England probably benefited most of all, but the colonies did benefit too. A portion of this national and colonial benefit was at the expense of individual slaves.

8. Spain settled America before England did. So why is the United States an English-speaking nation, rather than a Spanish speaking one?

There are a couple of reasons for this. For one, the Spanish never did settle most of what is today the United States. The land occupied by the English colonies was not settled by Spain at any time, and so English was obviously the main language of the colonies, which expanded to form the modern United States. The Spanish primarily settled modern day Central and South America, where Spanish is still spoken.

Another reason is that the Spanish were mainly interested in gold, so they never brought their families to the New World to make permanent settlements. On the contrary, they often married Native Americans, and so today many Spanish-speaking South and Central Americans are part Native and part Spanish.

Good analysis.

Honors Answers

H1. Learning from the experience of the early settlements and colonies, how might our homeschooling community improve today?

Generally speaking, homeschooling should become more structured, like the colonies were. Obviously we can't have a "central government," but we can structure our groups better, and better connect with other groups to create a more politically powerful constituency, for example. Just like the colonies were single constituencies, so should our movement be in today's political climate.

Which colonial model, however, should we follow? We could follow the Puritan model, where we try to expel everyone from the homeschooling movement who isn't, let's say, a Christian, or we could follow the Pennsylvania model, where we would welcome as many people as possible into our homeschooling groups. Personally, I believe we should follow the second model. If homeschooling is so good, we should follow William Penn's example and make it easy to join our community.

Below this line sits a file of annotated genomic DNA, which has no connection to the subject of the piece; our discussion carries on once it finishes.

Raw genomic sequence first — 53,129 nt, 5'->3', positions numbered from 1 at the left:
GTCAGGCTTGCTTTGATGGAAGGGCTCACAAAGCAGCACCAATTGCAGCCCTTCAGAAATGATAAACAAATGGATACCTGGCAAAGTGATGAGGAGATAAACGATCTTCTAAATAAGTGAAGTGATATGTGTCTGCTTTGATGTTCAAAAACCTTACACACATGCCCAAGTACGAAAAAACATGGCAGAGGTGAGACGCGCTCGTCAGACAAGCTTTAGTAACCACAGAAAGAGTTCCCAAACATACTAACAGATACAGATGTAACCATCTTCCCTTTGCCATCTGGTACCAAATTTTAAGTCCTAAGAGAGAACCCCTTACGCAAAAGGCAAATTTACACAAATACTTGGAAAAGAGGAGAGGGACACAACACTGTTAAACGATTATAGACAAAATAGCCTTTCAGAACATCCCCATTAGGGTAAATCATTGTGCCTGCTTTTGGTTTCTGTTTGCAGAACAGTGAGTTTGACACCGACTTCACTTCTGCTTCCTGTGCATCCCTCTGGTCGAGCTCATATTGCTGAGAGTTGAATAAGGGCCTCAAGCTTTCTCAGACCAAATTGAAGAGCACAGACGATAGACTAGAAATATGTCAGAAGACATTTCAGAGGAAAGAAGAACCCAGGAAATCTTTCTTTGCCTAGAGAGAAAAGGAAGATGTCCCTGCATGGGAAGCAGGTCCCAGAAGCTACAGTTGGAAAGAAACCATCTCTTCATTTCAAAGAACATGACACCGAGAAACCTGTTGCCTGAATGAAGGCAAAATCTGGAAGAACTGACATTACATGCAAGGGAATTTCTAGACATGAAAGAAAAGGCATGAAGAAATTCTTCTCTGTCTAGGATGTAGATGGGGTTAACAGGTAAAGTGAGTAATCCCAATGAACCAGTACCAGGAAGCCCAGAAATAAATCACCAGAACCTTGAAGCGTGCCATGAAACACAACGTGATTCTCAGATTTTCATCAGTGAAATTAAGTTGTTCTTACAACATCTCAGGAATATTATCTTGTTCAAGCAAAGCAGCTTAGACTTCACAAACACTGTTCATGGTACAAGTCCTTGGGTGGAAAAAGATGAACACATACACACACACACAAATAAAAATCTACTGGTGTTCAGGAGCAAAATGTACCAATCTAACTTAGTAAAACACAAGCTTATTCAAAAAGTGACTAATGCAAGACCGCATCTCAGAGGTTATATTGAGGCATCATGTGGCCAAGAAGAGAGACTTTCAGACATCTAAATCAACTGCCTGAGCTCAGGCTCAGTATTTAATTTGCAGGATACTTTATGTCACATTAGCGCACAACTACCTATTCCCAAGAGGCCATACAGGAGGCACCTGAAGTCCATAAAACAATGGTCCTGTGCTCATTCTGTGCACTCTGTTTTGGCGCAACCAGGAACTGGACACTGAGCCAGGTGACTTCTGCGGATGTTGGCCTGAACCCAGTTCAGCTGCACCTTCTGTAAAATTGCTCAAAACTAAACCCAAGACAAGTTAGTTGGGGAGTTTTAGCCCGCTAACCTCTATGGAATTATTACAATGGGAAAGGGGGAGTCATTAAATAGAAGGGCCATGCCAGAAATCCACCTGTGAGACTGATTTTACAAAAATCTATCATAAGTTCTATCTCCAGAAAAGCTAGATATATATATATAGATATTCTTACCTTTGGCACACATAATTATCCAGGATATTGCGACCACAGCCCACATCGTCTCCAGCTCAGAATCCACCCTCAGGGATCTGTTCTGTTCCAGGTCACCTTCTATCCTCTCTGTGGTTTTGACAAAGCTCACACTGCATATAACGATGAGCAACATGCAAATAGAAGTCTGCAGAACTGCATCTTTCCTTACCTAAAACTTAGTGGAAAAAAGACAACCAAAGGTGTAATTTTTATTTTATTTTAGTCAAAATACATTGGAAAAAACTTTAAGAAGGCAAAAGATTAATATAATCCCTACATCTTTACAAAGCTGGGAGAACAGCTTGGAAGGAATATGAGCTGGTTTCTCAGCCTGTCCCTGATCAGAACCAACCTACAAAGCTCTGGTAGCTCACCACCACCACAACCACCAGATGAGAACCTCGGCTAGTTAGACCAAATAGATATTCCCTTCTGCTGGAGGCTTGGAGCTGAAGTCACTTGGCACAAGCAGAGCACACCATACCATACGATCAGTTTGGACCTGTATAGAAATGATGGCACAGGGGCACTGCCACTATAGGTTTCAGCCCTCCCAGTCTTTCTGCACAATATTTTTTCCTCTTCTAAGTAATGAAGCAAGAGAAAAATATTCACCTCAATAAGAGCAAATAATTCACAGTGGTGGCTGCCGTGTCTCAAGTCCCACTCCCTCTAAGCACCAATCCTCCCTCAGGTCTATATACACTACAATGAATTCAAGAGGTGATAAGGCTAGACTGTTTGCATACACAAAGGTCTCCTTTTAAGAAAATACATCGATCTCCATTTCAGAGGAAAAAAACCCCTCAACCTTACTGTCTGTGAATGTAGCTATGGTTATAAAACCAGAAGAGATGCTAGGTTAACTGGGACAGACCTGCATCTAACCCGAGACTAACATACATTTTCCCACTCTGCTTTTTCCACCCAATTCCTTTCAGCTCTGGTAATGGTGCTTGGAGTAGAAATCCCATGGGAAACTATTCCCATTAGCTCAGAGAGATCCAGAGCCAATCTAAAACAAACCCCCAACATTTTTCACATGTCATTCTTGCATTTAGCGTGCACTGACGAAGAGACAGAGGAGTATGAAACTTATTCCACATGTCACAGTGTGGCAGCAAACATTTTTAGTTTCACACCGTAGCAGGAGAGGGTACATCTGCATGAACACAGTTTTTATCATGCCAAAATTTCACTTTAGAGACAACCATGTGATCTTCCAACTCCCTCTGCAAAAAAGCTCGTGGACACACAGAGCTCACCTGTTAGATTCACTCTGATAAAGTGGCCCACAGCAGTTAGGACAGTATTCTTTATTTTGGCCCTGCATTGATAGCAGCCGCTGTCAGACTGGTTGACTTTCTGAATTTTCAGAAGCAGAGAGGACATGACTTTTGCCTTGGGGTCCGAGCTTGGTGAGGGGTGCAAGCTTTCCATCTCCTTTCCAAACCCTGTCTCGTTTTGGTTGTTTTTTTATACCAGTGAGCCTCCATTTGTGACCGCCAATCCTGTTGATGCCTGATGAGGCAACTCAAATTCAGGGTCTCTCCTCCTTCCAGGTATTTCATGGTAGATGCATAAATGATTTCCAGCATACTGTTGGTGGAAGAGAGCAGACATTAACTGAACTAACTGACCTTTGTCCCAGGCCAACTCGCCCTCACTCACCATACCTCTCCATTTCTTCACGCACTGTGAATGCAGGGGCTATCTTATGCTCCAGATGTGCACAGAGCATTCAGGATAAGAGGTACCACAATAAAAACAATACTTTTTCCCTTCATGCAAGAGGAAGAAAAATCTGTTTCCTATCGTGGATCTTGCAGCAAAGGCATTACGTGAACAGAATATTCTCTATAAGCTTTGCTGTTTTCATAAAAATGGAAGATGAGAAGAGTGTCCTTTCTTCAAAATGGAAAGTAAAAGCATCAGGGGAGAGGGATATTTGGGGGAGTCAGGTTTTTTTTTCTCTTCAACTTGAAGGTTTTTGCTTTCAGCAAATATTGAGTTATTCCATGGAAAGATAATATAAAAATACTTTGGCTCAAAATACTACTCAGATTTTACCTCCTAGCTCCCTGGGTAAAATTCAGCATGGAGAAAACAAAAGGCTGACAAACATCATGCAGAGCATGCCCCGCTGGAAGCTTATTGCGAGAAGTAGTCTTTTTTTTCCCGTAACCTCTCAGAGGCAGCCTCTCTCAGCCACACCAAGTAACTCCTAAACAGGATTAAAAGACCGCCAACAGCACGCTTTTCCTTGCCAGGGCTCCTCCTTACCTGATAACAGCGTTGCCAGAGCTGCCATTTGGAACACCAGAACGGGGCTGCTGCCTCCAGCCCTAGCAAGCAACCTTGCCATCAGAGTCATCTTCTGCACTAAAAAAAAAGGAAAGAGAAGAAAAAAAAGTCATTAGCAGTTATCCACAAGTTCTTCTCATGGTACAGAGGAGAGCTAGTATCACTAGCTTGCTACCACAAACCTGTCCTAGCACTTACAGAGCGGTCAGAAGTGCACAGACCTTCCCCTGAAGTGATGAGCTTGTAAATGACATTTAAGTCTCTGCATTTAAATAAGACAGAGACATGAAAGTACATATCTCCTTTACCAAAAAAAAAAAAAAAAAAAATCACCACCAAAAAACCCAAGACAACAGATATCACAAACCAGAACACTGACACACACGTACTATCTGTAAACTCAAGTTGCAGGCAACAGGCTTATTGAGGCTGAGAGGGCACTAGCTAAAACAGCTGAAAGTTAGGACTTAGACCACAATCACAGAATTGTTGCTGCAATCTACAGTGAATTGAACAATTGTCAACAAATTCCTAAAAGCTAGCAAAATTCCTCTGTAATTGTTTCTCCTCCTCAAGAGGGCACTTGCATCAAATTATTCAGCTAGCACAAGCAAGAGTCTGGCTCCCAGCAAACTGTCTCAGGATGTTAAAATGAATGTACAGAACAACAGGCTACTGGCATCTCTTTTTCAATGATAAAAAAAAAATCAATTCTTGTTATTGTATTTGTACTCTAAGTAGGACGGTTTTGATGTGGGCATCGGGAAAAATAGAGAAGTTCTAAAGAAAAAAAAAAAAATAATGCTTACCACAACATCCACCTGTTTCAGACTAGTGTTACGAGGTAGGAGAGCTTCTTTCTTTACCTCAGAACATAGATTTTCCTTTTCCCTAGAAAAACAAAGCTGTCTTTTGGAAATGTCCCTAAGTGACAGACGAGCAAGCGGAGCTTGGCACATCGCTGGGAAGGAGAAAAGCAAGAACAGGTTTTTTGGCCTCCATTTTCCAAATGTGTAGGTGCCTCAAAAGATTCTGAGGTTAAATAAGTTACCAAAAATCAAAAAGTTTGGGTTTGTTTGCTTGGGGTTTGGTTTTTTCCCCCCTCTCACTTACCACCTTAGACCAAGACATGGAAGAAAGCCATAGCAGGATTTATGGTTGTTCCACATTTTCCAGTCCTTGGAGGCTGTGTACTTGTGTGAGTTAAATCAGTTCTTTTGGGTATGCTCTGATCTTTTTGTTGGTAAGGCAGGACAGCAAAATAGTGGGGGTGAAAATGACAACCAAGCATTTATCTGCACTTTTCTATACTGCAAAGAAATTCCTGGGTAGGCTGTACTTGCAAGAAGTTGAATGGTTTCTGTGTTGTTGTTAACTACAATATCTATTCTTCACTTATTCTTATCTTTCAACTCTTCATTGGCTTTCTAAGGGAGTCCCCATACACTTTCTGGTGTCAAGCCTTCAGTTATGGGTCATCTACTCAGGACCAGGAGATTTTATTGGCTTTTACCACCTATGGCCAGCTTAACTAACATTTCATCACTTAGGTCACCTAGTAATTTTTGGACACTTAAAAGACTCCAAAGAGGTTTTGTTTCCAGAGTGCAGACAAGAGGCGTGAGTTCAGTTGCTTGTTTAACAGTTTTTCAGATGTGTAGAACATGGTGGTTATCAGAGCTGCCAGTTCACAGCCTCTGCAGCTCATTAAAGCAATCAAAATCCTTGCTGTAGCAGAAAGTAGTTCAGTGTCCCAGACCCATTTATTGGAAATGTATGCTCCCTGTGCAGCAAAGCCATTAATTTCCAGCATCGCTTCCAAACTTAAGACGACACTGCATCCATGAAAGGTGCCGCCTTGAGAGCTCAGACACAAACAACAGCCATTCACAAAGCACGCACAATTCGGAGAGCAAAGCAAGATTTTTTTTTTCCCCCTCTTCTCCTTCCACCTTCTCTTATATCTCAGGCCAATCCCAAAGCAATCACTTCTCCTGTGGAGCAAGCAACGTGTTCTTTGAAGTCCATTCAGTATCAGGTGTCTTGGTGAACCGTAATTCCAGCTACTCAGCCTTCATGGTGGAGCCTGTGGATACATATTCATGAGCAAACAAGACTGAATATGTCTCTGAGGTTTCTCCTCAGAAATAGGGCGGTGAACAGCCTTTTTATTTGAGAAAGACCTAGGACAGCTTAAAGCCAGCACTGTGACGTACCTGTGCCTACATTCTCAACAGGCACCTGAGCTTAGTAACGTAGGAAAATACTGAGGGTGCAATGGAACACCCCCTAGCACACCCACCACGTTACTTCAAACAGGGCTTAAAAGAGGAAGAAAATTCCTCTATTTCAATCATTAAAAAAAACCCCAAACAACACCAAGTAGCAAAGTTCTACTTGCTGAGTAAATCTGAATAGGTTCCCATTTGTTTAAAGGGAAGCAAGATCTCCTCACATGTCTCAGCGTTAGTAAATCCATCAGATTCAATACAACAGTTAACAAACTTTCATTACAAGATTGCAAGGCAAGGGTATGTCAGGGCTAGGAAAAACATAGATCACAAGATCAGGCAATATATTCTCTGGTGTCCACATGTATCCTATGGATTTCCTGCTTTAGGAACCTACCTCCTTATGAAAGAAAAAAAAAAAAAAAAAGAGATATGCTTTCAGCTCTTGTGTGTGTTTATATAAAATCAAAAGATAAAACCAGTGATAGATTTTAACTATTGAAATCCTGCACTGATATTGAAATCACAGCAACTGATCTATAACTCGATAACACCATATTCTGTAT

Terrific answer, may use as a model answer!

H2. Was it expensive to establish a colony? If so, who paid for it?

It was very expensive to establish a colony. To begin with, a ship loaded with provisions for a transatlantic voyage needed to be put together. This was not the only cost, but was probably the major one. In one of the most successful means of establishing a colony, a joint-stock company or group of investors would all pay into the cost of starting a colony, and then would (hopefully) share the profits that the colony made if it became successful. In another sense, slaves “paid” for the cost of some colonies by their free labor.

Good.

H5. Discuss any of the debate or discussion topics from the lecture. Debate: Were the Puritans right to be strict and expel people of other religions?

If by “right” we mean “practical” then the Puritans were “right” to expel people of other religions. Their presence did cause conflict and might have forced the Puritans to re-form the whole theocratic structure of their colony. It was easier for the Puritans to create their own society when they were completely homogeneous.

However, if by “right” we mean morally right according to Christian morality, then the Puritans were dead wrong. Jesus said, “For with what judgment ye judge, ye shall be judged: and with what measure ye mete, it shall be measured to you again” (Matt 7:2). He also said, “But if ye forgive not men their trespasses, neither will your Father forgive your trespasses” (Matt 6:15). I’m not sure what the Puritans thought they were doing, but they were definitely not following the words of Jesus.

Good answer, but slightly incomplete because it does not address the fundamental right of "freedom of association." If it was wrong for the Puritans to expel folks, then what is left of the freedom of association? Though not expressly in the Constitution, it is recognized as a fundamental First Amendment right. (Minus 1)
Terrific homework, the finest so far. 89/90. Great start!--Andy Schlafly 23:54, 12 February 2011 (EST)